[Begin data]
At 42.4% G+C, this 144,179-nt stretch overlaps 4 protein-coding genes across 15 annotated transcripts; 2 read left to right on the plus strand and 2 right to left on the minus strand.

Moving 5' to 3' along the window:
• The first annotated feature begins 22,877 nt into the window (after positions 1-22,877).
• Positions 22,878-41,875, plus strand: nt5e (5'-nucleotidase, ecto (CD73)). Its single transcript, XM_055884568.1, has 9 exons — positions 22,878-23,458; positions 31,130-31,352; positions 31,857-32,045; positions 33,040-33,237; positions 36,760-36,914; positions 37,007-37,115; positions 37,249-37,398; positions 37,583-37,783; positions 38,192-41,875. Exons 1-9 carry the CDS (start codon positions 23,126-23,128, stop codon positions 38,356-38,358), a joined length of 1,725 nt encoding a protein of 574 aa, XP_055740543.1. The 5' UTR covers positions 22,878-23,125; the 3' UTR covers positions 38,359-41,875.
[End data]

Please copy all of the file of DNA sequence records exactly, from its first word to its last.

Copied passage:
At 42.4% G+C, this 144,179-nt stretch overlaps 4 protein-coding genes across 15 annotated transcripts; 2 read left to right on the plus strand and 2 right to left on the minus strand.

Moving 5' to 3' along the window:
• The first annotated feature begins 22,877 nt into the window (after positions 1-22,877).
• Positions 22,878-41,875, plus strand: nt5e (5'-nucleotidase, ecto (CD73)). Its single transcript, XM_055884568.1, has 9 exons — positions 22,878-23,458; positions 31,130-31,352; positions 31,857-32,045; positions 33,040-33,237; positions 36,760-36,914; positions 37,007-37,115; positions 37,249-37,398; positions 37,583-37,783; positions 38,192-41,875. Exons 1-9 carry the CDS (start codon positions 23,126-23,128, stop codon positions 38,356-38,358), a joined length of 1,725 nt encoding a protein of 574 aa, XP_055740543.1. The 5' UTR covers positions 22,878-23,125; the 3' UTR covers positions 38,359-41,875.